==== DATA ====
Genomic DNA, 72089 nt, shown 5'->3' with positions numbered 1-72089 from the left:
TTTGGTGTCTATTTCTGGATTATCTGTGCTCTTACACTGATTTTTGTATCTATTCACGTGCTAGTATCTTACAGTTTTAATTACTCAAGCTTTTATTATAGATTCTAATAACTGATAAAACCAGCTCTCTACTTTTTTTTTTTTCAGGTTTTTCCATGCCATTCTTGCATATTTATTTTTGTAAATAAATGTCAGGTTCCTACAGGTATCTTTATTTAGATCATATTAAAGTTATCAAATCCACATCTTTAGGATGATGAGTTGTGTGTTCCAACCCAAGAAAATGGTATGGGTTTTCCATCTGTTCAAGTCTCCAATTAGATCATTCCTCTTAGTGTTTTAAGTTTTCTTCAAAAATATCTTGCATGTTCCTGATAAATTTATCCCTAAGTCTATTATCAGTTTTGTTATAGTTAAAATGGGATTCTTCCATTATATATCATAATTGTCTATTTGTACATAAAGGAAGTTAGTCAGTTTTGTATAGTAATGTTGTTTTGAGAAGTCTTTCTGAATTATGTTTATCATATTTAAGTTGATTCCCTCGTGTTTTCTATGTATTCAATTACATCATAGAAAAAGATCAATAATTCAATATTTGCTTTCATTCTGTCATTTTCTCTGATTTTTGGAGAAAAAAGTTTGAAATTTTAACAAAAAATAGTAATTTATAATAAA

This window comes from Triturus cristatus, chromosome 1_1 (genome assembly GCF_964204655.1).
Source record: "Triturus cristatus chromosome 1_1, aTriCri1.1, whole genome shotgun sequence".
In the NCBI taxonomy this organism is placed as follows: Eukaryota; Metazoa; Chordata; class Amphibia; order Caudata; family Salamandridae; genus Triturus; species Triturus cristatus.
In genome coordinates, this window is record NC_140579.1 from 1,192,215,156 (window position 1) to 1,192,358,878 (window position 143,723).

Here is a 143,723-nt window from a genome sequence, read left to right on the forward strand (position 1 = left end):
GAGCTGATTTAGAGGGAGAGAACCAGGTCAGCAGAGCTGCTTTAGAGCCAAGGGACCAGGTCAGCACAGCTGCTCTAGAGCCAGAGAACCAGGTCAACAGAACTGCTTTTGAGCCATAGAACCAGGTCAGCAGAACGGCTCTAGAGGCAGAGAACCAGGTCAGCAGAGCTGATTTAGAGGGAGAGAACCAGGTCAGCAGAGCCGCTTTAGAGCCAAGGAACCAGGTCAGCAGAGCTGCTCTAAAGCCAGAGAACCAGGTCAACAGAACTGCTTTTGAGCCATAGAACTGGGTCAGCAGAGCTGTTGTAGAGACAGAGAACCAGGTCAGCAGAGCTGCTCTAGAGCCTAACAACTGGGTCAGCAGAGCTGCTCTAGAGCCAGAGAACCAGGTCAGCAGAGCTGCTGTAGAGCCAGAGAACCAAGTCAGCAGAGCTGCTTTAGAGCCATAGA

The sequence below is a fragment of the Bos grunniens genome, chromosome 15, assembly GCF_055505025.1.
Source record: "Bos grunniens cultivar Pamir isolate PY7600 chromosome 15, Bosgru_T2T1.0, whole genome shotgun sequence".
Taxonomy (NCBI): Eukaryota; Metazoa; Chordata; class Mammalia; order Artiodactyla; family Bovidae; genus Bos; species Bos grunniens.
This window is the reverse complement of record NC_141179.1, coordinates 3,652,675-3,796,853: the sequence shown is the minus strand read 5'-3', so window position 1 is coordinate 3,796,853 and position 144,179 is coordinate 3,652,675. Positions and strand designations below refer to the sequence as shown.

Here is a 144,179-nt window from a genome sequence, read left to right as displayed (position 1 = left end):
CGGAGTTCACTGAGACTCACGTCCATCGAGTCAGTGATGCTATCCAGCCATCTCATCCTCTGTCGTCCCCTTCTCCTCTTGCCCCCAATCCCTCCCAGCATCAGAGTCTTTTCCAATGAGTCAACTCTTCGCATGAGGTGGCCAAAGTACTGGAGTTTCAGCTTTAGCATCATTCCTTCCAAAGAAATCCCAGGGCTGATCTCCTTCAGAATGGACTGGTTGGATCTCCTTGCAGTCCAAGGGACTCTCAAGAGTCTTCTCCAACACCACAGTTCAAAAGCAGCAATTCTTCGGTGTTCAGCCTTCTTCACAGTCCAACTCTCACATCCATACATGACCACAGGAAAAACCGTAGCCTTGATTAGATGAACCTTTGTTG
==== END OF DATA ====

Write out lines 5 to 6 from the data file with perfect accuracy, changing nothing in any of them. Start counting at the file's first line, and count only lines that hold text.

In the NCBI taxonomy this organism is placed as follows: Eukaryota; Metazoa; Chordata; class Amphibia; order Caudata; family Salamandridae; genus Triturus; species Triturus cristatus.
In genome coordinates, this window is record NC_140579.1 from 1,192,215,156 (window position 1) to 1,192,358,878 (window position 143,723).